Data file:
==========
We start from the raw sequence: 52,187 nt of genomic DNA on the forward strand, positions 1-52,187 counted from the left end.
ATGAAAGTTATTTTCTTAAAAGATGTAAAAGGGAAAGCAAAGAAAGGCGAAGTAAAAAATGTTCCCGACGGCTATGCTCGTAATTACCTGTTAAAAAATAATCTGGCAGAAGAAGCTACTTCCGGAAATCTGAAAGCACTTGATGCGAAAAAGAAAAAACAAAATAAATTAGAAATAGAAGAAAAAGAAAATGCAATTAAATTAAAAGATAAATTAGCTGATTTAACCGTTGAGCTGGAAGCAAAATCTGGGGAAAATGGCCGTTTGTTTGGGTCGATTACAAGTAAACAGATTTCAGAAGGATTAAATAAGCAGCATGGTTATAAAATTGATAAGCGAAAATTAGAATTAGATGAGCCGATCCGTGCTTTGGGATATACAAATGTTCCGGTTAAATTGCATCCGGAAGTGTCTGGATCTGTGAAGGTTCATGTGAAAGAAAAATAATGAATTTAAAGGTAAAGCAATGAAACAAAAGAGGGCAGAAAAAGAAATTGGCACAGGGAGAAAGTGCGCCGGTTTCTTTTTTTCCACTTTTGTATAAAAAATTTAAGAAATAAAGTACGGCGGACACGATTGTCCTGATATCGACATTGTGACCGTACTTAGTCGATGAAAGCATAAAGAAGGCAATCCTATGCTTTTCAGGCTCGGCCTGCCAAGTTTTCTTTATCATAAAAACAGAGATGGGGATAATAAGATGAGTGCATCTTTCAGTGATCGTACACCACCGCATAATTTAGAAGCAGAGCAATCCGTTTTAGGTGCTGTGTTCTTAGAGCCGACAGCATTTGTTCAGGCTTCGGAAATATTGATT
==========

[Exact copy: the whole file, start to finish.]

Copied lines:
We start from the raw sequence: 52,187 nt of genomic DNA on the forward strand, positions 1-52,187 counted from the left end.
ATGAAAGTTATTTTCTTAAAAGATGTAAAAGGGAAAGCAAAGAAAGGCGAAGTAAAAAATGTTCCCGACGGCTATGCTCGTAATTACCTGTTAAAAAATAATCTGGCAGAAGAAGCTACTTCCGGAAATCTGAAAGCACTTGATGCGAAAAAGAAAAAACAAAATAAATTAGAAATAGAAGAAAAAGAAAATGCAATTAAATTAAAAGATAAATTAGCTGATTTAACCGTTGAGCTGGAAGCAAAATCTGGGGAAAATGGCCGTTTGTTTGGGTCGATTACAAGTAAACAGATTTCAGAAGGATTAAATAAGCAGCATGGTTATAAAATTGATAAGCGAAAATTAGAATTAGATGAGCCGATCCGTGCTTTGGGATATACAAATGTTCCGGTTAAATTGCATCCGGAAGTGTCTGGATCTGTGAAGGTTCATGTGAAAGAAAAATAATGAATTTAAAGGTAAAGCAATGAAACAAAAGAGGGCAGAAAAAGAAATTGGCACAGGGAGAAAGTGCGCCGGTTTCTTTTTTTCCACTTTTGTATAAAAAATTTAAGAAATAAAGTACGGCGGACACGATTGTCCTGATATCGACATTGTGACCGTACTTAGTCGATGAAAGCATAAAGAAGGCAATCCTATGCTTTTCAGGCTCGGCCTGCCAAGTTTTCTTTATCATAAAAACAGAGATGGGGATAATAAGATGAGTGCATCTTTCAGTGATCGTACACCACCGCATAATTTAGAAGCAGAGCAATCCGTTTTAGGTGCTGTGTTCTTAGAGCCGACAGCATTTGTTCAGGCTTCGGAAATATTGATT